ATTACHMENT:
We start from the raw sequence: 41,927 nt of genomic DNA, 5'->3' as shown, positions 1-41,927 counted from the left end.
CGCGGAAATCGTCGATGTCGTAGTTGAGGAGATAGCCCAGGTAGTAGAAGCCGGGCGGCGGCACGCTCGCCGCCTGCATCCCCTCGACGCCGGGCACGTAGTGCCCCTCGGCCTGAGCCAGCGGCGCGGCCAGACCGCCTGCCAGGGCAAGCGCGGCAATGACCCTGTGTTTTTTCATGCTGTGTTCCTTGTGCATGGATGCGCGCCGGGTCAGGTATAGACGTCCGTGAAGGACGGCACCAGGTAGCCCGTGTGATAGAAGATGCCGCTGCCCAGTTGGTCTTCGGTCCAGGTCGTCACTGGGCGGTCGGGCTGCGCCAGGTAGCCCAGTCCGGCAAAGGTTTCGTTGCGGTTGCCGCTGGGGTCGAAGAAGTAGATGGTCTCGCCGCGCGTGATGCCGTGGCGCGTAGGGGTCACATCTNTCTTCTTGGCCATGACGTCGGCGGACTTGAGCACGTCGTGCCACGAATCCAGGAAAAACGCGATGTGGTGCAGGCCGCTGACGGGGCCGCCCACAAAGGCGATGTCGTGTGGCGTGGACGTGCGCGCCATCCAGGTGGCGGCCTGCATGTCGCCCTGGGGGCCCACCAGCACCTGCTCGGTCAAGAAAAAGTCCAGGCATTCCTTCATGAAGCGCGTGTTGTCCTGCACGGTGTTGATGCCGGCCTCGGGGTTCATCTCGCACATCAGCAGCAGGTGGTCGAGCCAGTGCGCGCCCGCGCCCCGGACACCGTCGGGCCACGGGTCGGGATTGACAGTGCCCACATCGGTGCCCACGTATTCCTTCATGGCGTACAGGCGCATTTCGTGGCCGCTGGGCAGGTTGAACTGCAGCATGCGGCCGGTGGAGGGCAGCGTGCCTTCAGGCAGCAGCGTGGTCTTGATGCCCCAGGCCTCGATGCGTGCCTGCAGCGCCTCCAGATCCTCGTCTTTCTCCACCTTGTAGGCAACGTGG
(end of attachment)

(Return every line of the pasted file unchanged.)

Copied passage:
We start from the raw sequence: 41,927 nt of genomic DNA, 5'->3' as shown, positions 1-41,927 counted from the left end.
CGCGGAAATCGTCGATGTCGTAGTTGAGGAGATAGCCCAGGTAGTAGAAGCCGGGCGGCGGCACGCTCGCCGCCTGCATCCCCTCGACGCCGGGCACGTAGTGCCCCTCGGCCTGAGCCAGCGGCGCGGCCAGACCGCCTGCCAGGGCAAGCGCGGCAATGACCCTGTGTTTTTTCATGCTGTGTTCCTTGTGCATGGATGCGCGCCGGGTCAGGTATAGACGTCCGTGAAGGACGGCACCAGGTAGCCCGTGTGATAGAAGATGCCGCTGCCCAGTTGGTCTTCGGTCCAGGTCGTCACTGGGCGGTCGGGCTGCGCCAGGTAGCCCAGTCCGGCAAAGGTTTCGTTGCGGTTGCCGCTGGGGTCGAAGAAGTAGATGGTCTCGCCGCGCGTGATGCCGTGGCGCGTAGGGGTCACATCTNTCTTCTTGGCCATGACGTCGGCGGACTTGAGCACGTCGTGCCACGAATCCAGGAAAAACGCGATGTGGTGCAGGCCGCTGACGGGGCCGCCCACAAAGGCGATGTCGTGTGGCGTGGACGTGCGCGCCATCCAGGTGGCGGCCTGCATGTCGCCCTGGGGGCCCACCAGCACCTGCTCGGTCAAGAAAAAGTCCAGGCATTCCTTCATGAAGCGCGTGTTGTCCTGCACGGTGTTGATGCCGGCCTCGGGGTTCATCTCGCACATCAGCAGCAGGTGGTCGAGCCAGTGCGCGCCCGCGCCCCGGACACCGTCGGGCCACGGGTCGGGATTGACAGTGCCCACATCGGTGCCCACGTATTCCTTCATGGCGTACAGGCGCATTTCGTGGCCGCTGGGCAGGTTGAACTGCAGCATGCGGCCGGTGGAGGGCAGCGTGCCTTCAGGCAGCAGCGTGGTCTTGATGCCCCAGGCCTCGATGCGTGCCTGCAGCGCCTCCAGATCCTCGTCTTTCTCCACCTTGTAGGCAACGTGG